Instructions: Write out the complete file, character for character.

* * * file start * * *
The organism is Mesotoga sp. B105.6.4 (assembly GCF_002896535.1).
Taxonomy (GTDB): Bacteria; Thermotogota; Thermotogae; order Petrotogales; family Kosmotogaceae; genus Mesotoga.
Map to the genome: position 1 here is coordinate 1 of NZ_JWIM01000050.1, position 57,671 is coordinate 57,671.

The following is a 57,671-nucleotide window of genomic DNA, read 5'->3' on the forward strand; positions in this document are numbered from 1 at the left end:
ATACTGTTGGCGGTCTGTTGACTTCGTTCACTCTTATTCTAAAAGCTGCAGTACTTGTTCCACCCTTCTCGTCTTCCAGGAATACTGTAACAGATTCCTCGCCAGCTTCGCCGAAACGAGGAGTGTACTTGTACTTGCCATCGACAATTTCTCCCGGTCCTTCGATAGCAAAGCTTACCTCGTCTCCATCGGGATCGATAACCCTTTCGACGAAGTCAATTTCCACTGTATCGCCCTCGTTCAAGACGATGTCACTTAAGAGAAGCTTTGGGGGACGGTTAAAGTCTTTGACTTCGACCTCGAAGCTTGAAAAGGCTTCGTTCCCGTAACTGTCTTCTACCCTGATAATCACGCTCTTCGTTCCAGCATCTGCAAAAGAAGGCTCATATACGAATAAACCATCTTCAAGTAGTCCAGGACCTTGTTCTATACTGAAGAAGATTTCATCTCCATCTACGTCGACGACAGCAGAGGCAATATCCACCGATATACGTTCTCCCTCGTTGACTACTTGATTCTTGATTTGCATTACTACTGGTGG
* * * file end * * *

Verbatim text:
The organism is Mesotoga sp. B105.6.4 (assembly GCF_002896535.1).
Taxonomy (GTDB): Bacteria; Thermotogota; Thermotogae; order Petrotogales; family Kosmotogaceae; genus Mesotoga.
Map to the genome: position 1 here is coordinate 1 of NZ_JWIM01000050.1, position 57,671 is coordinate 57,671.

The following is a 57,671-nucleotide window of genomic DNA, read 5'->3' on the forward strand; positions in this document are numbered from 1 at the left end:
ATACTGTTGGCGGTCTGTTGACTTCGTTCACTCTTATTCTAAAAGCTGCAGTACTTGTTCCACCCTTCTCGTCTTCCAGGAATACTGTAACAGATTCCTCGCCAGCTTCGCCGAAACGAGGAGTGTACTTGTACTTGCCATCGACAATTTCTCCCGGTCCTTCGATAGCAAAGCTTACCTCGTCTCCATCGGGATCGATAACCCTTTCGACGAAGTCAATTTCCACTGTATCGCCCTCGTTCAAGACGATGTCACTTAAGAGAAGCTTTGGGGGACGGTTAAAGTCTTTGACTTCGACCTCGAAGCTTGAAAAGGCTTCGTTCCCGTAACTGTCTTCTACCCTGATAATCACGCTCTTCGTTCCAGCATCTGCAAAAGAAGGCTCATATACGAATAAACCATCTTCAAGTAGTCCAGGACCTTGTTCTATACTGAAGAAGATTTCATCTCCATCTACGTCGACGACAGCAGAGGCAATATCCACCGATATACGTTCTCCCTCGTTGACTACTTGATTCTTGATTTGCATTACTACTGGTGG